:25:06.:25:12.

gang, may be interested to know, that Sarah, the A4e jobseeker who

:25:12.:25:16.

became an A4e employee, has a second part to her story.

:25:16.:25:21.

I tried to make the most of it, I mean I thought there was no use me

:25:21.:25:27.

sitting around doing nothing, so I, it was put towards me whether I

:25:27.:25:35.

could help out. You were helping advising other job seekers how to

:25:35.:25:40.

find jobs? That's right. You were looking for a job yourself? I was,

:25:40.:25:43.

yes. What assistance did you get this time? I didn't get any

:25:43.:25:51.

assistance at all, I did everything myself, I didn't get any advice.

:25:51.:25:55.

The last week of the 13th week I found a job. You did? That was all

:25:55.:25:59.

off my own back, nobody helped me. But you were on their books,

:25:59.:26:06.

though? I was, yes. A4e, like every private job seeking

:26:06.:26:09.

firm would pick up another Government fee for that. Tonight,

:26:09.:26:13.

Emma Harrison, the chairman, has resigned from her other Government

:26:13.:26:19.

job, the called Families Champion, saying she didn't want the current

:26:19.:26:23.

media environment to detract from very important work with troubled

:26:23.:26:27.

families. I spoke to Chris Grayling, the Employment Minister earlier

:26:27.:26:36.

today. Let's begin today with the resignation of Emma Harrison as the

:26:36.:26:40.

Families' Champion, was due diligence done on Emma Harrison?

:26:40.:26:43.

First of all, I can't really comment very much about what's

:26:43.:26:47.

happening, there is obviously an on going police investigation. We put

:26:47.:26:52.

out a very clear statement to the department yesterday, saying we had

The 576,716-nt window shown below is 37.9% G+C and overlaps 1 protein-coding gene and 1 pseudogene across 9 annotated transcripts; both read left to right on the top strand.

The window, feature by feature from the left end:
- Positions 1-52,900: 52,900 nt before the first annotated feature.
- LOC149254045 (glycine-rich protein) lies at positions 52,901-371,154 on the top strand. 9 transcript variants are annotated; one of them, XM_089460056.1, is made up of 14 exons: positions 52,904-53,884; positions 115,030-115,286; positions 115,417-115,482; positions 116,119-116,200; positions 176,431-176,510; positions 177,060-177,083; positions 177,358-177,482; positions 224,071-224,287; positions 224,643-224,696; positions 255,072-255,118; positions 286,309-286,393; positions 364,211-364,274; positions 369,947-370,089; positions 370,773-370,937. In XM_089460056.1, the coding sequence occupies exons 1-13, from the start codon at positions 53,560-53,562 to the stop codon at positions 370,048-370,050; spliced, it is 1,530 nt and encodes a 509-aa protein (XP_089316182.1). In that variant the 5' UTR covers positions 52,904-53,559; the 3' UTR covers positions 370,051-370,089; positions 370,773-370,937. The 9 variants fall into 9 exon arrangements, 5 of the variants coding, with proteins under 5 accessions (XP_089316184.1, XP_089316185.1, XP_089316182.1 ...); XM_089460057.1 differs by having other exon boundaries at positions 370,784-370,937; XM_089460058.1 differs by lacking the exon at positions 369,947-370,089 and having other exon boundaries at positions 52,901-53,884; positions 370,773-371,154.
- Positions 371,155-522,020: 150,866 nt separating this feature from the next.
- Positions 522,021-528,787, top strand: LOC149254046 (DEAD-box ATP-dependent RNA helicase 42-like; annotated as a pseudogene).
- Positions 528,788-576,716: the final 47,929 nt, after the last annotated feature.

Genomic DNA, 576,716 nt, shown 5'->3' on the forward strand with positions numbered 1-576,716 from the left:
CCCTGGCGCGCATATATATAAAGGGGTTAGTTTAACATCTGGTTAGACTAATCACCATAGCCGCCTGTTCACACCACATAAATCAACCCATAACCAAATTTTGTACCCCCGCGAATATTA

:26:53.:26:57.

reminded A4e of their contractual ob gauges to us. She has ob --

:26:57.:27:00.

obligations to us, she has obviously taken the decision she

:27:00.:27:03.

has taken today. Because of the on going police investigation it is

:27:03.:27:08.

not right for me to say anything further. Historically since 2005,

:27:08.:27:13.

there have been nine investigations into ra. 4E, five of which resulted

:27:13.:27:18.

in the return of public money. Surely that is a huge failure of

:27:18.:27:22.

judgment by David Cameron. issue when we address any concern

:27:22.:27:28.

of what happens in a sub contractor to any Government department is any

:27:28.:27:31.

organisation can have an individual localised problem, the issue always

:27:31.:27:35.

for any department looking at these issues is whether the problem is

:27:35.:27:38.

systemic. We have been very clear in the statement we made yesterday,

:27:38.:27:45.

that we would, in the case of a systemic issue, we would not

:27:45.:27:48.

hesitate to terminate our relationship with A4e, that is all

:27:48.:27:53.

we can say now. One final point on this, when she was appointed as

:27:53.:27:56.

families' champion, these investigations had been going on

:27:56.:27:59.

before that. This is not something new, it was a failure of judgment?